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If you want your process to be followed consistently…

…make your process easy to follow.  Seriously.  If I have to go out of my way to do some sort of bookkeeping that bookkeeping isn’t going to happen with the consistency that the metrics loving guy is going to want.  You really have to question whether elaborate manual processes add any value.

I took a linguistics class in college.  I don’t remember much (other than thinking the prof was a total clown), but I do remember that the evolution of a language is often just a constant erosion of sounds in a word until the word is easier to pronounce – especially words that are used often.  The evolution of a process should be the same way.  Anything that’s clumsy or manually intensive without adding enough value to pay for itself should get all of its rough edges sanded off until it’s easy to follow and smooth.

Of course I’ve got that Pollyanna idea that the people that have to follow a process should be completely empowered to change, adapt, and modify that same process.  Bad, clumsy processes are almost always the product of somebody that doesn’t have to dogfood their ideas.

About Jeremy Miller

Jeremy is the Chief Software Architect at Dovetail Software, the coolest ISV in Austin. Jeremy began his IT career writing "Shadow IT" applications to automate his engineering documentation, then wandered into software development because it looked like more fun. Jeremy is the author of the open source StructureMap tool for Dependency Injection with .Net, StoryTeller for supercharged acceptance testing in .Net, and one of the principal developers behind FubuMVC. Jeremy's thoughts on all things software can be found at The Shade Tree Developer at http://codebetter.com/jeremymiller.
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  • http://community.ative.dk/blogs/ Martin Jul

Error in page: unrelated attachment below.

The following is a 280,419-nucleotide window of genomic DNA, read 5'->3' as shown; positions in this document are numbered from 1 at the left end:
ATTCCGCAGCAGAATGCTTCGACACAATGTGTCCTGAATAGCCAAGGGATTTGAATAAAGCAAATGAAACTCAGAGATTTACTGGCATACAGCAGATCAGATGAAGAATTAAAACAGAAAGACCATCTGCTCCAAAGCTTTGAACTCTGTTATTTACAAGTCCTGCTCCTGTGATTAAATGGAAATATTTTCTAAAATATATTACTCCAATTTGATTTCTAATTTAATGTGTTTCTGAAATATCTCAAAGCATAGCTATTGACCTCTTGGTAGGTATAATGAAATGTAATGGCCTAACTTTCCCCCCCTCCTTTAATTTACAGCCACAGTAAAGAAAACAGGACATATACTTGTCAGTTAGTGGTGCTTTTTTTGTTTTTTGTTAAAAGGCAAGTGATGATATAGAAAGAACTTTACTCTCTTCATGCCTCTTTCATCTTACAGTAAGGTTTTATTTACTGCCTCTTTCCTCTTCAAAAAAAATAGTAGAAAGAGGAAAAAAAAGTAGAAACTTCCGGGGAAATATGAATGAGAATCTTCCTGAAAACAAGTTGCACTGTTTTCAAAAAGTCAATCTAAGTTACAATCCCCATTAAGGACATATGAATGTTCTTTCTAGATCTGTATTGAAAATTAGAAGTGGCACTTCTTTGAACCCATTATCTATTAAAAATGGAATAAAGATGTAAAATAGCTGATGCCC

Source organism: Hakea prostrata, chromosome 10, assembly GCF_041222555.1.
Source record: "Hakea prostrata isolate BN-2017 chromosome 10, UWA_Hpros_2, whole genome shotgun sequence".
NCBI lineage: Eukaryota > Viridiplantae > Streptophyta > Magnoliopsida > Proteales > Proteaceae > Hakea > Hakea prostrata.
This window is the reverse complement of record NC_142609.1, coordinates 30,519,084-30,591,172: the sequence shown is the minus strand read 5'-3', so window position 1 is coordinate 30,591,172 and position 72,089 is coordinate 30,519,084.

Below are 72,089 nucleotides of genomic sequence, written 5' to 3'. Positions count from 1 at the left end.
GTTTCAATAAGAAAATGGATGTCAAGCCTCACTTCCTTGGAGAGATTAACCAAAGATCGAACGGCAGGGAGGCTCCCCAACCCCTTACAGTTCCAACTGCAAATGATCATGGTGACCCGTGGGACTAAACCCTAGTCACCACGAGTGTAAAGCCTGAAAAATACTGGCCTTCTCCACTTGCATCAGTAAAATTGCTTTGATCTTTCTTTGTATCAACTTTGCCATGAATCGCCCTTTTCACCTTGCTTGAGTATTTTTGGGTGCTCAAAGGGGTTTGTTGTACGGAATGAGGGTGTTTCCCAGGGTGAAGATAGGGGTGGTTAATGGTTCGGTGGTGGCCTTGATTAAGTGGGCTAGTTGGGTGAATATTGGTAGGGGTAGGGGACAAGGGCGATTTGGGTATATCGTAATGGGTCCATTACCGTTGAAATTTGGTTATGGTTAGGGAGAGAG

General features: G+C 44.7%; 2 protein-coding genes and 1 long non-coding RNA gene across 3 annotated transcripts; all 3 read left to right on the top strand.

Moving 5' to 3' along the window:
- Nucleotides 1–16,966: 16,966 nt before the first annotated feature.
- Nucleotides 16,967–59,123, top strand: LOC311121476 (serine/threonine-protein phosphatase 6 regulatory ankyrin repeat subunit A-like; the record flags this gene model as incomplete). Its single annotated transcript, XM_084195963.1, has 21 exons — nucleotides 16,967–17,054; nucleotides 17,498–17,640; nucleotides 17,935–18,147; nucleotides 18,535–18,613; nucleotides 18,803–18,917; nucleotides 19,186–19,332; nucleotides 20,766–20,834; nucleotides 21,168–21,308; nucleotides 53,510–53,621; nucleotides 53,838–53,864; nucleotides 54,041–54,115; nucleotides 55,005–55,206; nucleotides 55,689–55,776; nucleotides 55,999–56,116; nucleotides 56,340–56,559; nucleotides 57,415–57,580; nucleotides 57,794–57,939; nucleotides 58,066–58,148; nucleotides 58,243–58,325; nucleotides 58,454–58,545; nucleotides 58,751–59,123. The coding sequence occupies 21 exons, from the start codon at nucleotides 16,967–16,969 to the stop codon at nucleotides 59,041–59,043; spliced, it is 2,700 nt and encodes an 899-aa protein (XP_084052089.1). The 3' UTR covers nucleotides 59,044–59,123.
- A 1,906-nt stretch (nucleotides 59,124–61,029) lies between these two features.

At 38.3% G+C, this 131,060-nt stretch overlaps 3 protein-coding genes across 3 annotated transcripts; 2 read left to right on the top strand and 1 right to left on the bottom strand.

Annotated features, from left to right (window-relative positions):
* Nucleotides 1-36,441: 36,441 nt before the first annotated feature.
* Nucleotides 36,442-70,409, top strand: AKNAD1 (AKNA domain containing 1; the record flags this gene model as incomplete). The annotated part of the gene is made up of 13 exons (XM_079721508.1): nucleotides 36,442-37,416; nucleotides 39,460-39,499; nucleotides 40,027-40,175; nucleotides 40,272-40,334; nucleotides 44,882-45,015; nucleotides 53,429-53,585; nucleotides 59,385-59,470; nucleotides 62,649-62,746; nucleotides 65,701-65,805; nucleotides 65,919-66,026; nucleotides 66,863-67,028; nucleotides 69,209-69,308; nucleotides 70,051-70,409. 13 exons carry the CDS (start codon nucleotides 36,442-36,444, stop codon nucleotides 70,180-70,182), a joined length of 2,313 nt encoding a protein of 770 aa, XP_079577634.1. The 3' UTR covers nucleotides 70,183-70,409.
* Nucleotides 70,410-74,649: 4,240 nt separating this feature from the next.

Dogfooding your own process. What a great description – and really, your point about inspect-and-adapting the process, too, is really good. Even RESISTING the urge to create a process is often the best advice since processes tend to be like legacy software – in the way, and hard to change.

    I have blogged about that in the context of retrospectives in this article about using
    using retrospectives to adapt to reality.

  • http://digitallights.com dave thieben

    Jeremy, great article. I’m wondering if you could write a little about a practical example. I understand conceptually what you’re talking about, but it always seems hard to implement in real life. Also with continuous improvement of the processes…

  • http://blog.tieredsolutions.com Dax

    Pedantically I’d add that not only should a process be easy to follow but that the real reasons for following it should be known by the people being asked to do it.

    Sometimes a “bad” process exists for a very good reason.

    Also the very act of communicating the why can mean that a valuable dialogue occurs in which both parties may learn something new eg a better, easier way to achieve the same goal or at the very least a better understanding of how a business (or whatever) operates.

  • http://bloggingabout.net/blogs/dennis/ Dennis van der Stelt

    The same goes for your weblog posts. If you want people to read them, keep them short! :-)

  • Tim B

    Having been saddled with an endless string of manual (and undocumented!) processes in the year since our small-ish company was purchased by a behemoth, this rings especially true with me. Thanks Jeremy – I enjoy reading your posts.

  • http://codebetter.com/blogs/jeremy.miller Jeremy D. Miller


    I know. To go Dr. Seuss on you, SOX is a pox. Someday we’re going to have to figure out how to make adaptive approaches play nicely with CMM, SOX, SaaS 70, and whatever else is out there.

  • http://www.e-Crescendo.com jdn

    When the processes you follow are dictated by an SDLC created to follow a strict interpretation of SOX, ’empowerment’ is about the last thing people have.

  • http://www.peterRitchie.com/blog Peter Ritchie

    Not only should a process be adaptable but those who use a process *must* adapt it to their needs and use continuous improvement to ensure it is still relevant and that they’re not wasting time on artifacts or procedure that doesn’t add value to their particular project.